The Inspiring Impact of William White
Racism is a despicable form of prejudice. Sadly, attempts to normalize discrimination are a tenacious and ever-present threat. In response, the advocacy of progressive-minded citizens must be proactive to continually remind Canadians that racist actions are unacceptable in any context.
A historical figure who was keenly aware of this need was First World War chaplain, Reverend William White. White was born in Virginia, USA, in 1874, the child of freed slaves. He moved to Nova Scotia in 1900 to study at Acadia University (Prime). As the institution’s only second-ever Black student, he faced relentless racism and prejudice (Prime). But he persisted with his studies, graduating with a Bachelor of Theology degree, and becoming ordained in 1903 (Prime). Two years later, he was called to be the pastor of Zion Baptist Church in the nearby town of Truro (MacMichael).
In July of 1914, the First World War began (“Black”). Many Black Canadians, nobly inspired to fight overseas, flocked to recruitment centres eager to enlist (“No. 2”). However, they were often denied. Officers turned them away for being coloured, telling them it was ‘a white man’s war’ (“No. 2”).
The undeniable truth about race-based discrimination is that it is inherently stupid. When confronted, racism can be exposed as the hate-fueled bigotry that it is. But for that conversation to materialize, a clear, confident voice must first call it out.
When the situation was brought to the attention of Reverend White, he resolved to act. He became a prominent advocate in the fight to ensure Black Canadians’ right to enlist. While the matter was debated in the House of Commons, White penned a letter to then Prime Minister Robert Borden pleading the case of Black Canadians (“How”). Furthermore, he appealed to the Battalion Commander responsible for recruitment in his area, Lieutenant-Colonel W.H. Allen (Ruck). Together, they devised an ingenious solution.
Systemic racism takes time to eliminate. But White had no intention of waiting for the hearts of recruitment officers to soften. War was upon them and his brothers wanted to fight. With the help of Allen, he successfully lobbied for the creation of a segregated unit of soldiers. Formed in July of 1916, the No. 2 Construction Battalion was Canada’s first sizable Black military unit (“Black”). Over 600 men joined, mostly from White’s home province of Nova Scotia (“Black”).
White, ever the Canadian patriot, went beyond the call of duty and became the battalion chaplain (“Black”). He was given the rank of Honourary Captain, becoming the only Black commissioned officer in the Canadian military at the time (Ruck).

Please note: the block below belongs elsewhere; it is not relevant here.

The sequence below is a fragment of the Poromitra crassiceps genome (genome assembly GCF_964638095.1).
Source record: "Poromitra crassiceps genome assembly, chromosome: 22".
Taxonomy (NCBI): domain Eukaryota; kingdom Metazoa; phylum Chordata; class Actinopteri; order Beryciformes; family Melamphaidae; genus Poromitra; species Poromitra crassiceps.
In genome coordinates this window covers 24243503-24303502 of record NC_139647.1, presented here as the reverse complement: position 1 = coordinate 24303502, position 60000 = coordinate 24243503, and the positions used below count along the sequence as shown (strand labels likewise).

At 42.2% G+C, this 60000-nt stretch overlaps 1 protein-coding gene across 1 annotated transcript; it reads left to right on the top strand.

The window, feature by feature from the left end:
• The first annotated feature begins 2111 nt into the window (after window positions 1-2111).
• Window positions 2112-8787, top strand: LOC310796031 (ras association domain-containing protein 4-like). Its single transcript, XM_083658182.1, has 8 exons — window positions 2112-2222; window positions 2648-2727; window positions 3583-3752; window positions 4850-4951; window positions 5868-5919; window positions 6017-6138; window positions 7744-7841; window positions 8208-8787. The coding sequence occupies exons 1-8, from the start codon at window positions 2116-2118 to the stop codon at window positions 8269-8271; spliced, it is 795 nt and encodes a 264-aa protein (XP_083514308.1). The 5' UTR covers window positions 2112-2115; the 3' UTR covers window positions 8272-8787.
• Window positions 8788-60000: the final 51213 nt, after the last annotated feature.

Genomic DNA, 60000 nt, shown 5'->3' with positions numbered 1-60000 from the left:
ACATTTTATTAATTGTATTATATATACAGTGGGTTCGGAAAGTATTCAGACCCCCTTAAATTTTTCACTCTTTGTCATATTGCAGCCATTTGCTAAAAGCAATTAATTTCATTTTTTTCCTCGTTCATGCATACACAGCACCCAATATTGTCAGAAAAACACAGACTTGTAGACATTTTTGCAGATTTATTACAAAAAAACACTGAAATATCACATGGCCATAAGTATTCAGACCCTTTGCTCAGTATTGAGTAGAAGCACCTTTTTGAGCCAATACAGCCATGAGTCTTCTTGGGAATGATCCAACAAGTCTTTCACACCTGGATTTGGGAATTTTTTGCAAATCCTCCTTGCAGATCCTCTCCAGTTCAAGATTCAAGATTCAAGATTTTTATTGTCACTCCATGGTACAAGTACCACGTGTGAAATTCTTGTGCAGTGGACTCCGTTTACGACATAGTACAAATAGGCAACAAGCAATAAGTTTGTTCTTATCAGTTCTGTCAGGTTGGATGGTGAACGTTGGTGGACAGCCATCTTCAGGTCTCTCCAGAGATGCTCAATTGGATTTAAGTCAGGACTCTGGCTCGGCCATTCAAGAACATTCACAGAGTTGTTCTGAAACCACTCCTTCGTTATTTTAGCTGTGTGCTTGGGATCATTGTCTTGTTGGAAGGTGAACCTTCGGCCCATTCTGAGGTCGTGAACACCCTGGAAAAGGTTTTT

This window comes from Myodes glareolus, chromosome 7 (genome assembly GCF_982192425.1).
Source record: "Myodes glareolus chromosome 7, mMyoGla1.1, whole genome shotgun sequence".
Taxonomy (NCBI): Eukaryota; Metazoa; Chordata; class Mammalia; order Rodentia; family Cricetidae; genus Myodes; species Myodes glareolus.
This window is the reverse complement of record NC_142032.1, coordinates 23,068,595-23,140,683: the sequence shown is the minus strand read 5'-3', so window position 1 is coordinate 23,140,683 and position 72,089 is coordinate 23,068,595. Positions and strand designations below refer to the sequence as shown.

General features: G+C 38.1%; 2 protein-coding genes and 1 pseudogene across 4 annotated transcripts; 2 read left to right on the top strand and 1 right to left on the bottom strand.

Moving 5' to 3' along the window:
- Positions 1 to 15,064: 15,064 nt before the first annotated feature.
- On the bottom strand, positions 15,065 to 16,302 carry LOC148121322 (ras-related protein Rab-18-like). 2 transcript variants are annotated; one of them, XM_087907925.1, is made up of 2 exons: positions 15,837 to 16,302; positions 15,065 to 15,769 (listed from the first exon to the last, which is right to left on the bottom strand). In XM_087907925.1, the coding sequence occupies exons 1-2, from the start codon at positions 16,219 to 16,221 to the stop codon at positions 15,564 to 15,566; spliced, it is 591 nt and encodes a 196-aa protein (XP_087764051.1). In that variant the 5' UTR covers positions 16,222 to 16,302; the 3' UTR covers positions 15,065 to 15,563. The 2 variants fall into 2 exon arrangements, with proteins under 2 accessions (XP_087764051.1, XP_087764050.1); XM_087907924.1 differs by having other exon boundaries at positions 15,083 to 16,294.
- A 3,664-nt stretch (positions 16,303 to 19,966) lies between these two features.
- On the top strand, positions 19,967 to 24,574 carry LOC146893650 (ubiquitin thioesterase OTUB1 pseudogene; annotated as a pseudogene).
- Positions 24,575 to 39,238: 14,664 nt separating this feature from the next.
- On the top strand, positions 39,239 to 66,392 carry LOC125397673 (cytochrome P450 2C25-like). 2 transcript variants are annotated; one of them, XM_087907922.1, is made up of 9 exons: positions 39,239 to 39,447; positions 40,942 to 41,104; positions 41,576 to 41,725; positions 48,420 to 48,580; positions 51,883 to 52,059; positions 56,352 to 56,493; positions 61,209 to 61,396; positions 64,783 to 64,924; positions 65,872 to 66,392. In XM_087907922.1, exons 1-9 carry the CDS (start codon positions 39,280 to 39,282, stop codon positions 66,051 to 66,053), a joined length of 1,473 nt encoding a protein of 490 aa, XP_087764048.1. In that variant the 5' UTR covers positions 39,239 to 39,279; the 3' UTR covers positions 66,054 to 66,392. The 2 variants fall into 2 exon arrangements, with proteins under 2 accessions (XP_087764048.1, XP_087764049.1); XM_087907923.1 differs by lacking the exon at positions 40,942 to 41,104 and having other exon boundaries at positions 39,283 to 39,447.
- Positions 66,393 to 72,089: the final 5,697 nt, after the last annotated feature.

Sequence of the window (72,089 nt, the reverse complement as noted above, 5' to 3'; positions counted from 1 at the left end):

When the battalion was deployed to France in 1917, White went with them (MacMichael). His meticulously kept diaries show that he became a father-figure to many of the young men in the battalion (“How”). He stayed with No. 2 for the rest of the War, mentoring, encouraging, and preaching to its members. His sermons were progressive and inspiring, addressing topics such as race consciousness, social mobility, and activism (MacMichael). When they returned home in November of 1918, White’s pupils were changed men (“Black”).
n a country such as Canada, with all the modern freedoms citizens enjoy, it can be easy to take for granted the struggles of those who fought to safeguard Canadians’ liberty. The heroes like White, who unapologetically decried discrimination when they saw it, have ensured the continued liberty of future generations of Black Canadians. White’s story is a reminder to Canadians that citizens must always be alert, remaining ever vigilant against racism. They must fight it wherever and whenever it appears, as White did during the War. His story is proof that even a single person, if they consistently and publicly stand up for their values, can change the world.
“Black Canadians in Uniform - A Proud Tradition: History.” Veterans Affairs Canada, 24 Mar. 2017, http://www.veterans.gc.ca/eng/remembrance/those-who-served/black-canadians-inuniform/history. Accessed 21 Oct. 2018.
“How a 100-year-old diary kept alive the legacy of Canada's black battalion.” Day 6, 28 Sept. 2018, https://www.cbc.ca/radio/day6/episode-409-kavanaugh-and-rape-reporting-getting-gritty-women-in-sports-journalism-saving-haida-and-more-1.4839202/how-a-100-year-old-diary-kept-alive-the-legacy-of-canada-s-black-battalion-1.4839292. Accessed 21. Oct. 2018.
MacMichael, Richard. “The Wartime Service of Reverend Captain William A. White.” Maritime Museum of the Atlantic, 13 Feb. 2018, https://maritimemuseum.novascotia.ca/event/wartime-service-reverend-captain-william-white. Accessed 21 Oct. 2018.
“No. 2 Construction Battalion.” Historica Canada, n.d., http://www.blackhistorycanada.ca/events.php?themeid=21&id=8. Accessed 21 Oct. 2018.
Prime, Jim. “Voices of Acadia - William White.” Acadia University, 02 Jan. 2016, https://www2.acadiau.ca/alumni-friends/alumni/news/alumni-spotlight/alumni-spotlight-reader/william-white.html. Accessed 21 Oct. 2018.
Ruck, Lindsay. “No. 2 Construction Battalion.” The Canadian Encyclopedia, 16 Jun. 2016, https://www.thecanadianencyclopedia.ca/en/article/no-2-construction-battalion. Accessed 21 Oct. 2018.